As you all have probably picked up by now, one of my not-so-secret pet peeves is when recipe blogs publish a weekly menu consisting of seven recipes that share no common ingredients. I get that if you’re cooking for a big family, using up ingredients is less of a concern; you can make bigger batches of everything, and worry less about whether the leftovers keep well. But I’m only ever cooking for myself and my husband (and really, since there’s so little overlap in the foods we both like, it’s usually just myself). So, when I’m building my list each week, and especially when I’m considering what kinds of produce I’ll need, I do my absolute best not to buy anything that will only be used in one dish and then spoil by the end of the week. And ideally, I try to find a bunch of recipes that all use the same ingredient in different ways.
This week, red cabbage was the star player. (How often do you hear that? Has that even been said before, ever?) I really like the crunch and color of red cabbage on tacos, but I often skip it because I know I won’t use it for anything else. This week, I was delighted to find four different recipes which could all benefit from cabbage. Two of them are Mexican, one is a hearty salad, and one is an Asian-inspired veggie quinoa bowl. It’s exciting to be able to use up a full head of cabbage (or close to it), but not be locked into tacos for the entire week.
That said, I’ve got nothing against tacos! These tilapia tacos with tropical salsa are some of my favorites; I’ve made this recipe several times, and keep coming back to it when I’m in the mood for a unique summery taco. This fruit salsa is another exception to my rule about savory fruit dishes. I typically avoid fruit in salads or any savory dish, but in this case I enjoy it. The spice of the jalapeño and the light taste of the tilapia pair really nicely with a little bit of citrusy sweetness.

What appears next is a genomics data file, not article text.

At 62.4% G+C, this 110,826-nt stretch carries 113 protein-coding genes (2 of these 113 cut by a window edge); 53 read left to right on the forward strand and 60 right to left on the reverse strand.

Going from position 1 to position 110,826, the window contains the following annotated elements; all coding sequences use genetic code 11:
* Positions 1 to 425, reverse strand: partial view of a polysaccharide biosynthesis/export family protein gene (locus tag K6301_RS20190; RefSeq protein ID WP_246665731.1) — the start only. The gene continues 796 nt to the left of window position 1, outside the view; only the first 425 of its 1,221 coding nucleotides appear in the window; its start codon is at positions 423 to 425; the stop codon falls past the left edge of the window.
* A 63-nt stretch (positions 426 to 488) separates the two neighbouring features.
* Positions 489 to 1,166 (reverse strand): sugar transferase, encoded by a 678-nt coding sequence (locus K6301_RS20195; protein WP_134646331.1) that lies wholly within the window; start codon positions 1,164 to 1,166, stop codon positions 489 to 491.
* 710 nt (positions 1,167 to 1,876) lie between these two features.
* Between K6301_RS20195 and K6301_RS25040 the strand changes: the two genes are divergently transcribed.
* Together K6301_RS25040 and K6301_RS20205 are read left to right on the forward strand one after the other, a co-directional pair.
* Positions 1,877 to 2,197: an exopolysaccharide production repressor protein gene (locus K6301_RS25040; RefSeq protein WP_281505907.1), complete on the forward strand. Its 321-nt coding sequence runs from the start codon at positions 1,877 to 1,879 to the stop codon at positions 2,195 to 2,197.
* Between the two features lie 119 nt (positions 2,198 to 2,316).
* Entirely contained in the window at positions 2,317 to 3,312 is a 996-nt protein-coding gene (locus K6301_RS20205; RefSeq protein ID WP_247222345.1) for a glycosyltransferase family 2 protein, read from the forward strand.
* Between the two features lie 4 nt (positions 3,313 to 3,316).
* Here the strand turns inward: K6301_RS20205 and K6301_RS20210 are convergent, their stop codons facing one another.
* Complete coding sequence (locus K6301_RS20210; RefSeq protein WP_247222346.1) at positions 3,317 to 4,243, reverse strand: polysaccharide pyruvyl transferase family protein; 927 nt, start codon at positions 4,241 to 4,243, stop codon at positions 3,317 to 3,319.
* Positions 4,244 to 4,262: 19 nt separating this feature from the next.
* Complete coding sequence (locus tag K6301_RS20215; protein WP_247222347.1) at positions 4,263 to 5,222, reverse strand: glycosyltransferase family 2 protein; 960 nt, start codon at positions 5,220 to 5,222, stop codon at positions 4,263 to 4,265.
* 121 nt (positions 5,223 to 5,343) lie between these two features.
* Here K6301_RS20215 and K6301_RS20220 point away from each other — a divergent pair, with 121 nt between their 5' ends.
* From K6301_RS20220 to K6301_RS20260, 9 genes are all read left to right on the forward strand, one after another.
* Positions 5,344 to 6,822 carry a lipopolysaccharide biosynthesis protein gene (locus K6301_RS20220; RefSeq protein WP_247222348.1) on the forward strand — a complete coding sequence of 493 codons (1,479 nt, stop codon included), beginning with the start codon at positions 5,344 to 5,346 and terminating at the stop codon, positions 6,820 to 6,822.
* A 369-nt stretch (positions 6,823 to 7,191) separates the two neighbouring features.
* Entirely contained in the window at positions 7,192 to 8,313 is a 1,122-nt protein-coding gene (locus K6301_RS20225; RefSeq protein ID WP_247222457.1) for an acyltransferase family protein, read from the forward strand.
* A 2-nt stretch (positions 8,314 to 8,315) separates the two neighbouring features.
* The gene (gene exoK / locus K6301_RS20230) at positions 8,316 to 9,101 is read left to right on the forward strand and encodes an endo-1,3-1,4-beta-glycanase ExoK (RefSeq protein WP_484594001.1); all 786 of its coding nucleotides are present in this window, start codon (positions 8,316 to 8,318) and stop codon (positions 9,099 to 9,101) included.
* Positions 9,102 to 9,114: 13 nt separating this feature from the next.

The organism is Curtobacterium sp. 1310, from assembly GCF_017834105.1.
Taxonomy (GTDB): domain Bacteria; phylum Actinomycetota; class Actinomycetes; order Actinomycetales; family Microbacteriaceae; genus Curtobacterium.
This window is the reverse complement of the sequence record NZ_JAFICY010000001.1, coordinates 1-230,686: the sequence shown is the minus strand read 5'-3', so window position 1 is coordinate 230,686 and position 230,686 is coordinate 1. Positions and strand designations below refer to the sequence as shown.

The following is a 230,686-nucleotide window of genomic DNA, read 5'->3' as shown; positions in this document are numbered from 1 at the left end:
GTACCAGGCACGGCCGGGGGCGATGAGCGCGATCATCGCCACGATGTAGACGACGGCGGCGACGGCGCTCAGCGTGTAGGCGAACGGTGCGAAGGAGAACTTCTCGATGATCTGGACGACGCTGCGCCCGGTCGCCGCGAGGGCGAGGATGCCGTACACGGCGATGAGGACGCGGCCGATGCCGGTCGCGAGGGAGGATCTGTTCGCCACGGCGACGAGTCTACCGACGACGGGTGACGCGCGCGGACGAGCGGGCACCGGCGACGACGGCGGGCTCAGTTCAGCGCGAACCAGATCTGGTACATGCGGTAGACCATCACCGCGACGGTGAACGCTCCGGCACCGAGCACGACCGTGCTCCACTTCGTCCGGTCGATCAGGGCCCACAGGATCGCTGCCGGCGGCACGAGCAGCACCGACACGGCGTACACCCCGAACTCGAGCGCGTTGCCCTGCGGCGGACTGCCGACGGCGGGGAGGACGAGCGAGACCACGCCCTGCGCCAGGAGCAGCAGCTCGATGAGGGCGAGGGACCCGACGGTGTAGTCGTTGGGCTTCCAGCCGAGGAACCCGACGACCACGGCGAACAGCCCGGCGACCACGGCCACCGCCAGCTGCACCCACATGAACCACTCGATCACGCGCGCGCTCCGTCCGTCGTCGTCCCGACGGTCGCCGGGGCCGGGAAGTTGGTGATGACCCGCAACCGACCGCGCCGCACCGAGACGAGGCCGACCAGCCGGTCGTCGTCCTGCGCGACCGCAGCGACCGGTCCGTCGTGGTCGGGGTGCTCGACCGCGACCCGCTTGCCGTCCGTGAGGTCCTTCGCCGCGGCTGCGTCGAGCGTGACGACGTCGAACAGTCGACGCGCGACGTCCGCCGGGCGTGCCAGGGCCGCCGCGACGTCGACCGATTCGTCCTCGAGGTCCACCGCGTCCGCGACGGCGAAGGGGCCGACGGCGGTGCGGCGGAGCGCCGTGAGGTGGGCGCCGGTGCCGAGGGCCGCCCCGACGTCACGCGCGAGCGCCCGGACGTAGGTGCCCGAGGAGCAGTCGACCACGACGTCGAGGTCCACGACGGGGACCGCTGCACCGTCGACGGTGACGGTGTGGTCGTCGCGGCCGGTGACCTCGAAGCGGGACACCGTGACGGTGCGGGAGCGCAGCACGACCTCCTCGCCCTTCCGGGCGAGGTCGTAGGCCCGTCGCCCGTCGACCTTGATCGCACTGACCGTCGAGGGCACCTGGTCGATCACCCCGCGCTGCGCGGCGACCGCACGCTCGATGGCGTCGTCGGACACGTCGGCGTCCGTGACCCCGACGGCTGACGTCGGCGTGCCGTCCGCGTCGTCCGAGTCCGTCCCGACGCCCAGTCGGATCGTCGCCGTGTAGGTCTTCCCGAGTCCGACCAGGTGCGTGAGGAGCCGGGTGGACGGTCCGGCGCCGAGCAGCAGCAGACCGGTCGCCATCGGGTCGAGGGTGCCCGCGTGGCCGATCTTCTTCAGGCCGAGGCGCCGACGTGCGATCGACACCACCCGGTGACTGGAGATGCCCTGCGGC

I usually prefer corn tortillas to flour, but in this case I had flour tortillas on hand and wanted to use them up. They were fine, though in the future I will stick with corn. I was surprised that I couldn’t find corn tortillas in my local grocery store; possibly another casualty of moving to Canada, where Mexican food isn’t as popular. Someday I’d like to try making my own. It’s a more complex process than you might think, and the history and chemistry behind it are totally fascinating. There’s an amazing Alton Brown episode all about it if you want to know more:
If/when I get a tortilla press and actually try this myself, I’ll post a full breakdown, but in the mean time Alton explains it pretty entertainingly.
Deliciousness score: 7
Easiness score: 7